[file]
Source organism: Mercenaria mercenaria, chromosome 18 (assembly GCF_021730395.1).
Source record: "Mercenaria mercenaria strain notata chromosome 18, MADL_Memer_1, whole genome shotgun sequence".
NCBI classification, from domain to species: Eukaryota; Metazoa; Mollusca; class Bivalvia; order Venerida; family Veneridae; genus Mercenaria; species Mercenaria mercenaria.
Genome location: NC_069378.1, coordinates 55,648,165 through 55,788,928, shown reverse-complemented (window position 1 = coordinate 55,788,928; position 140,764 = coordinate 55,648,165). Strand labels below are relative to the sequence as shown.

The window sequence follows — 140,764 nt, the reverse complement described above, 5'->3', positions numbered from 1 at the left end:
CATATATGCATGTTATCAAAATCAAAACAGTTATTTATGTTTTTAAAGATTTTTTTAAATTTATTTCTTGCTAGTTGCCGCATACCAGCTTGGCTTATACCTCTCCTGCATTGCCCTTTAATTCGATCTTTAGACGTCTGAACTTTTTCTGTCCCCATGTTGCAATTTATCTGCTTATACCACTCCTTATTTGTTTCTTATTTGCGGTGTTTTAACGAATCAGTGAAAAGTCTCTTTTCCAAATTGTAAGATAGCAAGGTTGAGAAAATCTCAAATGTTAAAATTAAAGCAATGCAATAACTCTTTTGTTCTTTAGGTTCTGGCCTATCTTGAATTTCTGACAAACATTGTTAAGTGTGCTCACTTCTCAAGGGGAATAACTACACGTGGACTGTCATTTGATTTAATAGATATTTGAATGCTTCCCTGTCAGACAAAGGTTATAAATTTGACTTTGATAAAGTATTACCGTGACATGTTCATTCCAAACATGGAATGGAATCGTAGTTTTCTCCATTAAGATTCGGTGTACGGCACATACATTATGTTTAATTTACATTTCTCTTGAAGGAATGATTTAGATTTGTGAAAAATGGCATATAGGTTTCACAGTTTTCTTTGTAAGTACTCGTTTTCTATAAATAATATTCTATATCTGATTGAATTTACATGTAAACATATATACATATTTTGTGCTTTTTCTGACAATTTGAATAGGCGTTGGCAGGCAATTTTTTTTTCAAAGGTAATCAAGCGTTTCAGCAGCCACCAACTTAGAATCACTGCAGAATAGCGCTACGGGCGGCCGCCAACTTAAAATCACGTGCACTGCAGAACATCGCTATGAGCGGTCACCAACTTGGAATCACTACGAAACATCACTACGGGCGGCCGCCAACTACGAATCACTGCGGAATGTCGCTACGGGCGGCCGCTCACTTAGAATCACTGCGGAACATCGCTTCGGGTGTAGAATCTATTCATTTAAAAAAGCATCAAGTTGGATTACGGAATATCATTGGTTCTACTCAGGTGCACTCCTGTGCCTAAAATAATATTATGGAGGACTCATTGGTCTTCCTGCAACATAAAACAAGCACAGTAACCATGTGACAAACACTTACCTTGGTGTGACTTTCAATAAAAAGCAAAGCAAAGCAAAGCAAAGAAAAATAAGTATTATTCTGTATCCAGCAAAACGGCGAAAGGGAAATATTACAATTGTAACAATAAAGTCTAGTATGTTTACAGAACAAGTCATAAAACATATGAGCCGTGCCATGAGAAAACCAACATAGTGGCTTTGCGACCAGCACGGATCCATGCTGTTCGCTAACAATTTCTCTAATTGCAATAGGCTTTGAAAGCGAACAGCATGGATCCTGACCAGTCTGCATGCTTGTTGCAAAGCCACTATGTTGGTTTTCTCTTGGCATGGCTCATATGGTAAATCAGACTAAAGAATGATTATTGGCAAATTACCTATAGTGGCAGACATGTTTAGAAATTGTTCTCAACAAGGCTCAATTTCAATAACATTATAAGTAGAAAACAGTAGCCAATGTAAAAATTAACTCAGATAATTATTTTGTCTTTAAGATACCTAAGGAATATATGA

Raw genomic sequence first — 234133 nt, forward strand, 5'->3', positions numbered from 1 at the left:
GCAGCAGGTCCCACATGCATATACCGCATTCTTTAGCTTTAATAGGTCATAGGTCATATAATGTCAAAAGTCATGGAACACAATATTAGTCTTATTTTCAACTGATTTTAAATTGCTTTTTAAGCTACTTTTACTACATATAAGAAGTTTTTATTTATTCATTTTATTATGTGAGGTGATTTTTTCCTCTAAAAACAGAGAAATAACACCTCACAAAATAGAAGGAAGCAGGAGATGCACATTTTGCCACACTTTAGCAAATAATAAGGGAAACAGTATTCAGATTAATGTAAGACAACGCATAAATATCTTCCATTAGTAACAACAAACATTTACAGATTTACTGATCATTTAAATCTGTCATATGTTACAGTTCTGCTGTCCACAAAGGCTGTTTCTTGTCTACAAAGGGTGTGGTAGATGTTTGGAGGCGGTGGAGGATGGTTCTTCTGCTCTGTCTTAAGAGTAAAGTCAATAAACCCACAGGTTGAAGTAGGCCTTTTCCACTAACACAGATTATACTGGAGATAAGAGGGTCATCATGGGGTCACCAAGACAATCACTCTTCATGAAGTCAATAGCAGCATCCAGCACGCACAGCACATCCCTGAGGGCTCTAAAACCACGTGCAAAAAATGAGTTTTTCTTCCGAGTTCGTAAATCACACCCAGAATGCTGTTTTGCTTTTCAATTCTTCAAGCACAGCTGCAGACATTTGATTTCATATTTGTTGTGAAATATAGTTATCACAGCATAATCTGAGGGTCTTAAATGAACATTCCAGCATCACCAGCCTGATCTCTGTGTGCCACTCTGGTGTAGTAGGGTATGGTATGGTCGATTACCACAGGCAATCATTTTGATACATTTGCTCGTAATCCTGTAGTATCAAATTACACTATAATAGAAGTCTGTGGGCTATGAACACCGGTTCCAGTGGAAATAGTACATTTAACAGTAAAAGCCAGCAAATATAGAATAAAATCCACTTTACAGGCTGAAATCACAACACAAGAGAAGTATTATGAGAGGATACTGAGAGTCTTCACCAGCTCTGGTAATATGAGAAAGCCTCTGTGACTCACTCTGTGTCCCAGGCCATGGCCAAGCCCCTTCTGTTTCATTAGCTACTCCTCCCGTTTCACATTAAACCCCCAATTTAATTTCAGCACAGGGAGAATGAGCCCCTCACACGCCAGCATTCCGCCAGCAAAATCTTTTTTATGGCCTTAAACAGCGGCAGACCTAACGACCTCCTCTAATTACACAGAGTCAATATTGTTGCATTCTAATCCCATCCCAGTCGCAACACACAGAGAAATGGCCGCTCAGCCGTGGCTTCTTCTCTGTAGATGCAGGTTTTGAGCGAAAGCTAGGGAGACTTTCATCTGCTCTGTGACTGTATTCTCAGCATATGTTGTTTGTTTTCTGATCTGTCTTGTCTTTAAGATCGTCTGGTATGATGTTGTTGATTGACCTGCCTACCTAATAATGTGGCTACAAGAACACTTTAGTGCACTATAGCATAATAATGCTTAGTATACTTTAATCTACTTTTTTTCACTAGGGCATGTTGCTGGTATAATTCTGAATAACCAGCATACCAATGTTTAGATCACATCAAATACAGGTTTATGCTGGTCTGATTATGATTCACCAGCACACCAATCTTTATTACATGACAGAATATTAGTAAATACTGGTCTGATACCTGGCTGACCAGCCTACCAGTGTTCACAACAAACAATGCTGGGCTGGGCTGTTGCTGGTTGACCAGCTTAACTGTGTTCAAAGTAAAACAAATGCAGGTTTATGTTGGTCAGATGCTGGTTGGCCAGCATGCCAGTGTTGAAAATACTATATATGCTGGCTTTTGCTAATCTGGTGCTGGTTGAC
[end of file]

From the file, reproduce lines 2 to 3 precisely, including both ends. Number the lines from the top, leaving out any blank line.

Source record: "Mercenaria mercenaria strain notata chromosome 18, MADL_Memer_1, whole genome shotgun sequence".
NCBI classification, from domain to species: Eukaryota; Metazoa; Mollusca; class Bivalvia; order Venerida; family Veneridae; genus Mercenaria; species Mercenaria mercenaria.